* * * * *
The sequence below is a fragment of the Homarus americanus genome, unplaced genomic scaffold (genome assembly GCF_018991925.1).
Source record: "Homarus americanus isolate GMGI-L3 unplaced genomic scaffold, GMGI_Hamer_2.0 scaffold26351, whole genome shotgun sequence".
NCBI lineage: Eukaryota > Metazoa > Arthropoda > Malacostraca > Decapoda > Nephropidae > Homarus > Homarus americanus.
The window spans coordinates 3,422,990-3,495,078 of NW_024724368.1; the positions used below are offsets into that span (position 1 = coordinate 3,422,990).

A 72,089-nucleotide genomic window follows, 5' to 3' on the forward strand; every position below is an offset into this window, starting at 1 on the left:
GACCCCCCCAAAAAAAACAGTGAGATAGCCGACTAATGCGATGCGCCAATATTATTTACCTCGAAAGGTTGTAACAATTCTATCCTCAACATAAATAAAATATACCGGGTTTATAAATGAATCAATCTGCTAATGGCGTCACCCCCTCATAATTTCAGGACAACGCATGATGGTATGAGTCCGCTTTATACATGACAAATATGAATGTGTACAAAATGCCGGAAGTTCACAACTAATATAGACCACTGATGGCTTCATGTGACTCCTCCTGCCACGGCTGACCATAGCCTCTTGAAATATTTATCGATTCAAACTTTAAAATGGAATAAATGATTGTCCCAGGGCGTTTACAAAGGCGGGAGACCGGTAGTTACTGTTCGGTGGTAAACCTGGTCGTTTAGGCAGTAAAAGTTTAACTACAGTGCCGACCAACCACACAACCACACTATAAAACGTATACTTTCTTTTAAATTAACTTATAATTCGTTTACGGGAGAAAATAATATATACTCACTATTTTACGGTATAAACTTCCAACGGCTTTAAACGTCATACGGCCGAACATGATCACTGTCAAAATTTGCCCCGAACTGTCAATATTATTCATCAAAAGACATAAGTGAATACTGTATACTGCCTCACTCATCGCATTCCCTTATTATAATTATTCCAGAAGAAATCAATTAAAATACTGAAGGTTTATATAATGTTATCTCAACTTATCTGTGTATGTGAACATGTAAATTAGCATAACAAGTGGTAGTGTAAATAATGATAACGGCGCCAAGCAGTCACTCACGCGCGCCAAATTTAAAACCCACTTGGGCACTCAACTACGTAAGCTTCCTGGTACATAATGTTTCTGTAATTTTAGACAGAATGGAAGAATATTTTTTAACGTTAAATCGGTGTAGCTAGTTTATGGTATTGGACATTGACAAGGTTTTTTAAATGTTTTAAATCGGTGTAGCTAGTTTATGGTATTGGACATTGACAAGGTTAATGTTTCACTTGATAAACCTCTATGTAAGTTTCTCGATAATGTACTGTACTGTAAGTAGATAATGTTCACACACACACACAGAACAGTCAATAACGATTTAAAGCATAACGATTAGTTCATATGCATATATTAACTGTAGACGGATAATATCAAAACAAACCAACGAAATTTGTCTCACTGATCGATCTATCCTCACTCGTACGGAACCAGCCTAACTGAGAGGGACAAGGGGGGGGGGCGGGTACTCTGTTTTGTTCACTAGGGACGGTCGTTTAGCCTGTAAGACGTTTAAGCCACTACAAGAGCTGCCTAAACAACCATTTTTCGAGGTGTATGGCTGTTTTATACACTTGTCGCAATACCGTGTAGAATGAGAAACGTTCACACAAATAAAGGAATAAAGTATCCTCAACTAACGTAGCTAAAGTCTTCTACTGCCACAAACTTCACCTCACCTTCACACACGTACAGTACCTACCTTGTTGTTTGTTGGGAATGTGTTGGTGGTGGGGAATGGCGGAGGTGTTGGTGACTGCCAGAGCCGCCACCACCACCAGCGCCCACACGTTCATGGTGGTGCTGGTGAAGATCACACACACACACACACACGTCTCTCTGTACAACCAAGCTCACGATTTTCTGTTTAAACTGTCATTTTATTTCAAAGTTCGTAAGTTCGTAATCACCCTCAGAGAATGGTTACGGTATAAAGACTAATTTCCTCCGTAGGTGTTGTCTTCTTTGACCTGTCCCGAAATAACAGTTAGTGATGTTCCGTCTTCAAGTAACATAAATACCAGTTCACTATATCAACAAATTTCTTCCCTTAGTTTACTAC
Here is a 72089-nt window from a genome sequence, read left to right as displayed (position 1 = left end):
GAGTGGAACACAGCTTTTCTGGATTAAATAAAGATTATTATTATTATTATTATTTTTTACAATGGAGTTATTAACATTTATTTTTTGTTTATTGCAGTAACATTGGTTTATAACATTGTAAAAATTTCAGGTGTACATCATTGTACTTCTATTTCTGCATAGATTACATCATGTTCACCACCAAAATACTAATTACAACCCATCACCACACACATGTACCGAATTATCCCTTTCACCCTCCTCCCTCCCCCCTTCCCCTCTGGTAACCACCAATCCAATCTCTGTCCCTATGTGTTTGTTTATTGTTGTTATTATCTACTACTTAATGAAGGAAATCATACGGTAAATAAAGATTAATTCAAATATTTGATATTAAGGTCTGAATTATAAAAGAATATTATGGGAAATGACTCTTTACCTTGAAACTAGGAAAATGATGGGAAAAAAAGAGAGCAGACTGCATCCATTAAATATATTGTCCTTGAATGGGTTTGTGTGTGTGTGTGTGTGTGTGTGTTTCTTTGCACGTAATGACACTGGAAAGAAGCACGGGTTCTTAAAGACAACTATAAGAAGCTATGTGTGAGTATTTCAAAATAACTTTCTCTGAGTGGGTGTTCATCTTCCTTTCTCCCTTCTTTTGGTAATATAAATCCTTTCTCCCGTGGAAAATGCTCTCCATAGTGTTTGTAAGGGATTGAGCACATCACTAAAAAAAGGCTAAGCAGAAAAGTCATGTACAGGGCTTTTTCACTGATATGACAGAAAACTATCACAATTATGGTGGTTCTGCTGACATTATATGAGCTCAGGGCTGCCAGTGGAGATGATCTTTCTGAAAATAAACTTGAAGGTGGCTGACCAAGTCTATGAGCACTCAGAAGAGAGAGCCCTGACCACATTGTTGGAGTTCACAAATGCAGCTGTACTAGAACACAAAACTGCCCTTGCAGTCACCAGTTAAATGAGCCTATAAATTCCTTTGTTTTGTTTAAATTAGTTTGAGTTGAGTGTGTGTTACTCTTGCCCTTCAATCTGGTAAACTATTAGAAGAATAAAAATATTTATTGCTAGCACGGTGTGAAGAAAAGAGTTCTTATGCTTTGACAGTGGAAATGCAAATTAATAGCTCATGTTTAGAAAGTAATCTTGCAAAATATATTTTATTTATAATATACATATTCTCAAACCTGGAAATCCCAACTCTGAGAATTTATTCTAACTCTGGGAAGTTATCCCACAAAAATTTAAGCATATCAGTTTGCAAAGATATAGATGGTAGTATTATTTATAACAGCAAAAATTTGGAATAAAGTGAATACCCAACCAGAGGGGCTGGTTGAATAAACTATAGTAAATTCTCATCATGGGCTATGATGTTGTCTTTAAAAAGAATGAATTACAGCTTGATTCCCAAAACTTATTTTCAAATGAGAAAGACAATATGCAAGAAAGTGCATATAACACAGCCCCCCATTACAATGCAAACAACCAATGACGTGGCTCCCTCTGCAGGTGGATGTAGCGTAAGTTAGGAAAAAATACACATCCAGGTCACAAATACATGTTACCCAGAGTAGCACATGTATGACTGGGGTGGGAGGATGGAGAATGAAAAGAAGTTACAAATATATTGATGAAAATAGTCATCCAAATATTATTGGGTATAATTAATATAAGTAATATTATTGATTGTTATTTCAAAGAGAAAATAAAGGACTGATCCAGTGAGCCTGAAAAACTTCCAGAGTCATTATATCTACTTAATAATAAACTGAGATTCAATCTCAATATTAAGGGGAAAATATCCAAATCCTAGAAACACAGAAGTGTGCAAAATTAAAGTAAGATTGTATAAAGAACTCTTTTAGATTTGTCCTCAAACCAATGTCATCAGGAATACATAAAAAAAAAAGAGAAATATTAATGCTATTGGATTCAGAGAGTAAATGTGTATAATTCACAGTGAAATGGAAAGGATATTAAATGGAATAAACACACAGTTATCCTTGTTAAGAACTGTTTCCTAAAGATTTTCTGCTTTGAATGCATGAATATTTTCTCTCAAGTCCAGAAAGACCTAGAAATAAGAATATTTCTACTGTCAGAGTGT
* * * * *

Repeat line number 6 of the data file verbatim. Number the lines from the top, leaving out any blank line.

GACCCCCCCAAAAAAAACAGTGAGATAGCCGACTAATGCGATGCGCCAATATTATTTACCTCGAAAGGTTGTAACAATTCTATCCTCAACATAAATAAAATATACCGGGTTTATAAATGAATCAATCTGCTAATGGCGTCACCCCCTCATAATTTCAGGACAACGCATGATGGTATGAGTCCGCTTTATACATGACAAATATGAATGTGTACAAAATGCCGGAAGTTCACAACTAATATAGACCACTGATGGCTTCATGTGACTCCTCCTGCCACGGCTGACCATAGCCTCTTGAAATATTTATCGATTCAAACTTTAAAATGGAATAAATGATTGTCCCAGGGCGTTTACAAAGGCGGGAGACCGGTAGTTACTGTTCGGTGGTAAACCTGGTCGTTTAGGCAGTAAAAGTTTAACTACAGTGCCGACCAACCACACAACCACACTATAAAACGTATACTTTCTTTTAAATTAACTTATAATTCGTTTACGGGAGAAAATAATATATACTCACTATTTTACGGTATAAACTTCCAACGGCTTTAAACGTCATACGGCCGAACATGATCACTGTCAAAATTTGCCCCGAACTGTCAATATTATTCATCAAAAGACATAAGTGAATACTGTATACTGCCTCACTCATCGCATTCCCTTATTATAATTATTCCAGAAGAAATCAATTAAAATACTGAAGGTTTATATAATGTTATCTCAACTTATCTGTGTATGTGAACATGTAAATTAGCATAACAAGTGGTAGTGTAAATAATGATAACGGCGCCAAGCAGTCACTCACGCGCGCCAAATTTAAAACCCACTTGGGCACTCAACTACGTAAGCTTCCTGGTACATAATGTTTCTGTAATTTTAGACAGAATGGAAGAATATTTTTTAACGTTAAATCGGTGTAGCTAGTTTATGGTATTGGACATTGACAAGGTTTTTTAAATGTTTTAAATCGGTGTAGCTAGTTTATGGTATTGGACATTGACAAGGTTAATGTTTCACTTGATAAACCTCTATGTAAGTTTCTCGATAATGTACTGTACTGTAAGTAGATAATGTTCACACACACACACAGAACAGTCAATAACGATTTAAAGCATAACGATTAGTTCATATGCATATATTAACTGTAGACGGATAATATCAAAACAAACCAACGAAATTTGTCTCACTGATCGATCTATCCTCACTCGTACGGAACCAGCCTAACTGAGAGGGACAAGGGGGGGGGGCGGGTACTCTGTTTTGTTCACTAGGGACGGTCGTTTAGCCTGTAAGACGTTTAAGCCACTACAAGAGCTGCCTAAACAACCATTTTTCGAGGTGTATGGCTGTTTTATACACTTGTCGCAATACCGTGTAGAATGAGAAACGTTCACACAAATAAAGGAATAAAGTATCCTCAACTAACGTAGCTAAAGTCTTCTACTGCCACAAACTTCACCTCACCTTCACACACGTACAGTACCTACCTTGTTGTTTGTTGGGAATGTGTTGGTGGTGGGGAATGGCGGAGGTGTTGGTGACTGCCAGAGCCGCCACCACCACCAGCGCCCACACGTTCATGGTGGTGCTGGTGAAGATCACACACACACACACACACGTCTCTCTGTACAACCAAGCTCACGATTTTCTGTTTAAACTGTCATTTTATTTCAAAGTTCGTAAGTTCGTAATCACCCTCAGAGAATGGTTACGGTATAAAGACTAATTTCCTCCGTAGGTGTTGTCTTCTTTGACCTGTCCCGAAATAACAGTTAGTGATGTTCCGTCTTCAAGTAACATAAATACCAGTTCACTATATCAACAAATTTCTTCCCTTAGTTTACTAC